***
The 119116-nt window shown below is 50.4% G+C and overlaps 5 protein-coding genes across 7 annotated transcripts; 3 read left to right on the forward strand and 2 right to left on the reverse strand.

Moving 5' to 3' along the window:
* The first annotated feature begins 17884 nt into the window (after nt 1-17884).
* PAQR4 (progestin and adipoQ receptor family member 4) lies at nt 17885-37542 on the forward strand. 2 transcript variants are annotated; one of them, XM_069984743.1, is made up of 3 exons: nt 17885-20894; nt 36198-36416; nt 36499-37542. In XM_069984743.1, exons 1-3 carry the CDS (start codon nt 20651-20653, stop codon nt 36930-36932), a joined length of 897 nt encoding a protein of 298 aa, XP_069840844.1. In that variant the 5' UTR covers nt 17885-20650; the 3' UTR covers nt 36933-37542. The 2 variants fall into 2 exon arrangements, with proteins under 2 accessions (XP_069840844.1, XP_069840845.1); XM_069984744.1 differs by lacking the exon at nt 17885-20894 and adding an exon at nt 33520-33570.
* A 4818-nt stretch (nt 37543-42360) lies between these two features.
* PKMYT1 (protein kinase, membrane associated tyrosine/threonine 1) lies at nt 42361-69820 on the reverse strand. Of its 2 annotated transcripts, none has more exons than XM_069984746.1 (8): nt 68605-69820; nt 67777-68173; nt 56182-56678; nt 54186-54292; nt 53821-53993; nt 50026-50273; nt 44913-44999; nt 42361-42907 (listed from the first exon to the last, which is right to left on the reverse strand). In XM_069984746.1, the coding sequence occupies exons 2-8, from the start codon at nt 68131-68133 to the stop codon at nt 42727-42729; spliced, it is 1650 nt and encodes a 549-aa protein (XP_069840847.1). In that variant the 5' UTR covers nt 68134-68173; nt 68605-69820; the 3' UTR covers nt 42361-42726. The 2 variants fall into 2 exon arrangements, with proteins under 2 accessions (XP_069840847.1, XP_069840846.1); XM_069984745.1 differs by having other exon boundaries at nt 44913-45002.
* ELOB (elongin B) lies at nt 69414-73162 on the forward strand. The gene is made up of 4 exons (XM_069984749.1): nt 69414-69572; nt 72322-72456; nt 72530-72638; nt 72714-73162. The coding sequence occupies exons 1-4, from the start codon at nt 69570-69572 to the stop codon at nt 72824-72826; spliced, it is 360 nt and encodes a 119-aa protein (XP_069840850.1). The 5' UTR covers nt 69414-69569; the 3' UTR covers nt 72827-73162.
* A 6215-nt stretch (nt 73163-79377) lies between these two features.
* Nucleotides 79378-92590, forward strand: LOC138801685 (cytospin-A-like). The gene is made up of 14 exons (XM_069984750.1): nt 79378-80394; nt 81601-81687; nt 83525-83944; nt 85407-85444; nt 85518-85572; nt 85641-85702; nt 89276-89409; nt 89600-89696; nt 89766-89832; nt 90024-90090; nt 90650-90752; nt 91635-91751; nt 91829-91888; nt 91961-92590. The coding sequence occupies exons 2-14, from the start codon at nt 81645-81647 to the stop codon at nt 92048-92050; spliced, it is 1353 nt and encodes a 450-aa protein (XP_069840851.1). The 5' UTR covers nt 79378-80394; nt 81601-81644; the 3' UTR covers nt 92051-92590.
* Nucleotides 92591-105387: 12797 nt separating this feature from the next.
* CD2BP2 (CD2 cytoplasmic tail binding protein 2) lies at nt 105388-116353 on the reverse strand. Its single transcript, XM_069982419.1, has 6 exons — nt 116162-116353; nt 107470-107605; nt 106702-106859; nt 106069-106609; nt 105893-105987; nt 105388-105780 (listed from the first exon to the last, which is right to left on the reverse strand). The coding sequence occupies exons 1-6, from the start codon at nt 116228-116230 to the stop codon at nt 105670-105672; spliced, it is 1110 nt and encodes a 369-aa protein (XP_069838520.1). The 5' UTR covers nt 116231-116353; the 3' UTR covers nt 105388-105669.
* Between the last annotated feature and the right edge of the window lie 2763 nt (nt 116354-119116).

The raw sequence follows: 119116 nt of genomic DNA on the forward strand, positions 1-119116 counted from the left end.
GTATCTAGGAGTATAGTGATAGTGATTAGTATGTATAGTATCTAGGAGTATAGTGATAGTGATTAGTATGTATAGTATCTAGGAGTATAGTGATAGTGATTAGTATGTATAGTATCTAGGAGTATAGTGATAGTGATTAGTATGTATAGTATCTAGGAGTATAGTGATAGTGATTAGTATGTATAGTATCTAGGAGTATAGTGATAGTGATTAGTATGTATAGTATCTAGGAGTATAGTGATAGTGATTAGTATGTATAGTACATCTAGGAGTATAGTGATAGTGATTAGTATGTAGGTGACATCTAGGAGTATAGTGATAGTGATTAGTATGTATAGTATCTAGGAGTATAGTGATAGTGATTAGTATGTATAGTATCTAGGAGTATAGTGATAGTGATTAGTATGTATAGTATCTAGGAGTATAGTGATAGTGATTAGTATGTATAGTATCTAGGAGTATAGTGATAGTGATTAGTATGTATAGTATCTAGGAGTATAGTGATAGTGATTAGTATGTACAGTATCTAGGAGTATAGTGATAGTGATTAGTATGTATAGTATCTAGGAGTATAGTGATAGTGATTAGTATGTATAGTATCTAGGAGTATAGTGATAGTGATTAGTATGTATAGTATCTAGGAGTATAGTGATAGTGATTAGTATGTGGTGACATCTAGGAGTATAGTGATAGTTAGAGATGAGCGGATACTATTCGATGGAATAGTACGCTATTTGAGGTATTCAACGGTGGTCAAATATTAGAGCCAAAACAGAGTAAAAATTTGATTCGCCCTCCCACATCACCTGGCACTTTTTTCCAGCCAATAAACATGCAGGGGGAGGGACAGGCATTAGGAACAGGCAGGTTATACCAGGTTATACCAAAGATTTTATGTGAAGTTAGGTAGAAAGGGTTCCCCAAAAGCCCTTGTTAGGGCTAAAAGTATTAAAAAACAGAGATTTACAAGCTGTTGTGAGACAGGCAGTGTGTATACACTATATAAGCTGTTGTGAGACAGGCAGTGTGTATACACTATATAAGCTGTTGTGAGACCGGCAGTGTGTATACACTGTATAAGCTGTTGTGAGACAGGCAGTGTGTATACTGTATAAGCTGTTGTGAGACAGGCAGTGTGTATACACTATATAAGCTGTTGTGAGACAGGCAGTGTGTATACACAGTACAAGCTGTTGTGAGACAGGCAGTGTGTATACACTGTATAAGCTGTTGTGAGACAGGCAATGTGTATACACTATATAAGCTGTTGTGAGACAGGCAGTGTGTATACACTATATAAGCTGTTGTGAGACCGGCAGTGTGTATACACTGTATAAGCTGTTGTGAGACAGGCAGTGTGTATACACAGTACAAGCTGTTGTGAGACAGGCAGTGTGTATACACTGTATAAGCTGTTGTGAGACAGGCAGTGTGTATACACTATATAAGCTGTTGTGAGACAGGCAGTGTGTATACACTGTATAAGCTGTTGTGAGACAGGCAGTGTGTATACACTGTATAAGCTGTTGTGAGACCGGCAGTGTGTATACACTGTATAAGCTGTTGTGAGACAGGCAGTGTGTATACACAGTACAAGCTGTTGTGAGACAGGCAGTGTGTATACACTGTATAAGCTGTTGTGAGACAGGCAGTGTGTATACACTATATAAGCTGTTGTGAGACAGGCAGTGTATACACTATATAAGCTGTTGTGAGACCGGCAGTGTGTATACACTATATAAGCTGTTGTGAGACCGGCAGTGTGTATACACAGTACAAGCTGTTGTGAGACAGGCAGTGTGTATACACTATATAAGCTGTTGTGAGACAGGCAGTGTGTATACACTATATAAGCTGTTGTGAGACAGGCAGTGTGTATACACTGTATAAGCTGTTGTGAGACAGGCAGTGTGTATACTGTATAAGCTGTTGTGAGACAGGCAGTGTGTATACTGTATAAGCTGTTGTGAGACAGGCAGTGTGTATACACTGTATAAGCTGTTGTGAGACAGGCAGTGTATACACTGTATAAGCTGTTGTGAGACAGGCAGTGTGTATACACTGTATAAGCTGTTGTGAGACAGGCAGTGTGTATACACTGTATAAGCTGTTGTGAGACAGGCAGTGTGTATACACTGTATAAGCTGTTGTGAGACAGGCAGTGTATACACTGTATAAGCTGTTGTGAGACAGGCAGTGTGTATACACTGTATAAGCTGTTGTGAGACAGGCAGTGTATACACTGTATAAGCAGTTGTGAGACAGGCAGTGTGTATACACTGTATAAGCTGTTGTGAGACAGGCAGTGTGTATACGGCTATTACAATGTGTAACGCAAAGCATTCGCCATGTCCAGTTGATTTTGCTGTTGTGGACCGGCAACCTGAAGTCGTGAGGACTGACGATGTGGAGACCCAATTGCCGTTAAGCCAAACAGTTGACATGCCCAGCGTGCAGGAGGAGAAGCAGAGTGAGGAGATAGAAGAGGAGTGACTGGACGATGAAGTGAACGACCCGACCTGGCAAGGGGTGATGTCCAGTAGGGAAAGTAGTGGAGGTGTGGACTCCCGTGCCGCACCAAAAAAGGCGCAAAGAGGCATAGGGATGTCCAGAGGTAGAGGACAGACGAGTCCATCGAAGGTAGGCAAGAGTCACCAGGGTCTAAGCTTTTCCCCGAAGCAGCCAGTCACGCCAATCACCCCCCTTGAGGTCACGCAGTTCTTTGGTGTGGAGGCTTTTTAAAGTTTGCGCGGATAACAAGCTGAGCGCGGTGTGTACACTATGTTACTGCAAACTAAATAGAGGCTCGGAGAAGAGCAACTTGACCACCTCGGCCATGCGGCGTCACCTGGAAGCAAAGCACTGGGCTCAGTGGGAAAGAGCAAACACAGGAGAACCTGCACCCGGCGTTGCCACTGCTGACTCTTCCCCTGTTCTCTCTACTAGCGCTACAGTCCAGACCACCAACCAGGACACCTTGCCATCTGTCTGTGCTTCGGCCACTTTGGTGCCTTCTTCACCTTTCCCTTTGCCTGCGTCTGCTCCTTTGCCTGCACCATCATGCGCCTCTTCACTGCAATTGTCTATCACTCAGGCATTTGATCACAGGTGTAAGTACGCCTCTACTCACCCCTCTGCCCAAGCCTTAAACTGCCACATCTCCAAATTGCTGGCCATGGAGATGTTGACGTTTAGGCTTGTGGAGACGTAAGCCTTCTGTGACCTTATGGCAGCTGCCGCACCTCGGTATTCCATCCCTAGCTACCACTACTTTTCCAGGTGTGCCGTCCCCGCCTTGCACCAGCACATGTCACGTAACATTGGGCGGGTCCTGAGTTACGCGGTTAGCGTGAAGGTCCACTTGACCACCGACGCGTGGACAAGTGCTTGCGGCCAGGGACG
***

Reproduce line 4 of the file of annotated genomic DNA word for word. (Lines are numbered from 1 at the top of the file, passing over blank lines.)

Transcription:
* PAQR4 (progestin and adipoQ receptor family member 4) lies at nt 17885-37542 on the forward strand. 2 transcript variants are annotated; one of them, XM_069984743.1, is made up of 3 exons: nt 17885-20894; nt 36198-36416; nt 36499-37542. In XM_069984743.1, exons 1-3 carry the CDS (start codon nt 20651-20653, stop codon nt 36930-36932), a joined length of 897 nt encoding a protein of 298 aa, XP_069840844.1. In that variant the 5' UTR covers nt 17885-20650; the 3' UTR covers nt 36933-37542. The 2 variants fall into 2 exon arrangements, with proteins under 2 accessions (XP_069840844.1, XP_069840845.1); XM_069984744.1 differs by lacking the exon at nt 17885-20894 and adding an exon at nt 33520-33570.